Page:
There are many different types of people that are found through the course of life. Each individual has a distinct set of personality traits and characteristics. Each of these traits shape these individuals to be different among the other people in their society. The traits influence their ways of thinking, and their certain way of thinking influences their actions. Actions are vital to how people live and what they face, having the ability to lead to great things as well as tragedies. Romeo and Juliet, is a love play written by Shakespeare, displays a story with unique characters similar to those found in the real world. These characters differentiate from each other throughout the play, and even show growth towards the end. In the play, Shakespeare writes about two young “star-crossed” lovers, Romeo and Juliet, whose fatal flaws lead to their deaths. Both of their deaths reconcile their clashing families, and are remembered as a tragedy. Each of the characters in the play have different experiences, different outlooks, and different ways of expressing things. Key characters with important inputs are characters such as Friar Lawrence, Juliet, and Lord Capulet. It is because of the very different opinions expressed from these characters at certain times throughout the play that influence all of the events leading to the unfortunate deaths of Romeo and Juliet.
To begin with, Friar Lawrence expresses on multiple occasions that his view of love is more simple, peaceful, and moderate. His view becomes clear when he is questioning Romeo about his new love for Juliet. As Romeo speaks about Juliet so passionately, Friar Lawrence seems to not understand how Romeo could move on from Rosaline and fall deeply in love with another girl so suddenly. Friar Lawrence’s confusion clearly demonstrates that his feelings towards love are quite a bit more complicated than Romeo’s, and that he doesn’t find passionate love realistic.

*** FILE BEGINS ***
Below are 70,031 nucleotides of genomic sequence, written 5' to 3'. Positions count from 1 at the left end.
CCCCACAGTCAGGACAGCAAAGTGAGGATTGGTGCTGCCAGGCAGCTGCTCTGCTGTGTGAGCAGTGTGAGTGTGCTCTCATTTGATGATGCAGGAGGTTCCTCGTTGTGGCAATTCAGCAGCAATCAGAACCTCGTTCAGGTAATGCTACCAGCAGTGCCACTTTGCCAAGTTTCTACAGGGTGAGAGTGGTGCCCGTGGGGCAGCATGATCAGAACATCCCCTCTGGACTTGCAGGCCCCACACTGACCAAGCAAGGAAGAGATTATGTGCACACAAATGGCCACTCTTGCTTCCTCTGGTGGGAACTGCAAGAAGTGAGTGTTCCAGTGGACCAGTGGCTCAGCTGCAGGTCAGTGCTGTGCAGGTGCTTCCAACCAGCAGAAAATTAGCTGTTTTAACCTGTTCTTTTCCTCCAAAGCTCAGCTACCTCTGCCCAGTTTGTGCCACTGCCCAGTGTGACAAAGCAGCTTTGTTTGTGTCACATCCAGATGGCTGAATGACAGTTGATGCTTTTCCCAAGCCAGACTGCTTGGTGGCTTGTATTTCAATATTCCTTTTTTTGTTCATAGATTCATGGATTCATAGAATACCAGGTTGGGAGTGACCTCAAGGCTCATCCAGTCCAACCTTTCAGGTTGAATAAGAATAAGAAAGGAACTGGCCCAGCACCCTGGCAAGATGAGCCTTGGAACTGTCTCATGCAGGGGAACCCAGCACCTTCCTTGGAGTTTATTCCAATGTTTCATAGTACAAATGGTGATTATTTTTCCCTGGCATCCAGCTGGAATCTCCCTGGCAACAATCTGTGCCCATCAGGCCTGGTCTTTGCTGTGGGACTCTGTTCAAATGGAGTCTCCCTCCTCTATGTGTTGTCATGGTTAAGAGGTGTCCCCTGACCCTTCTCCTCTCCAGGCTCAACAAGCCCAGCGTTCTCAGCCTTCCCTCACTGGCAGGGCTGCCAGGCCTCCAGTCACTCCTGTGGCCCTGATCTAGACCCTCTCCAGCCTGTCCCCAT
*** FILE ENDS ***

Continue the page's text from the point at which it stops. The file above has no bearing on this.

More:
Furthermore, Friar Lawrence finds that when Romeo’s actions lead to instability, he begins to believe that it is in fact not true love. The Friar expresses his view on love again when he weds the young couple. Concerned over their haste to get married, the Friar wisely warns them by asserting, “violent delights have violent ends” . This quote reflects off the play as a whole, only proving that the star-crossed lovers intense love only ends in a violent manner, in which they both die. The Friar does not understand why their love must be an ardent when it can be much more simpler. With a love as intense and passionate as Romeo’s and Juliet’s, Friar Lawrence clearly understands that it can only end tragically, and he voices that out to them in hopes of them understanding. Though, of course, the young couple doesn’t seem to pay much attention to his words and continue on with what will end as a tragic love story. Even when Romeo is banished for slaying Tybalt out of blind rage, it only convinces Friar Lawrence more and more that the love is doing more harm than good. Heartbroken and distraught, Romeo threatens to kill himself in front of Friar Lawrence. The Friar, again, can not find himself understanding why Romeo is so saddened and tries to calm him down. Friar Lawrence tells Romeo that he should be glad he hasn’t been executed, but Romeo instead tells him that he does not wish to be alive without Juliet.
The Friar’s attitude towards love demonstrates that he believes it is much more simple and shouldn’t bring people to do or act in such extreme ways. Friar Lawrence’s character is much too kind-hearted towards the young couple, unintentionally being a servant of fate in the story. It is because of kind and caring qualities that allow Romeo and Juliet to get further involved, get caught in misunderstandings, and then finally die as a result.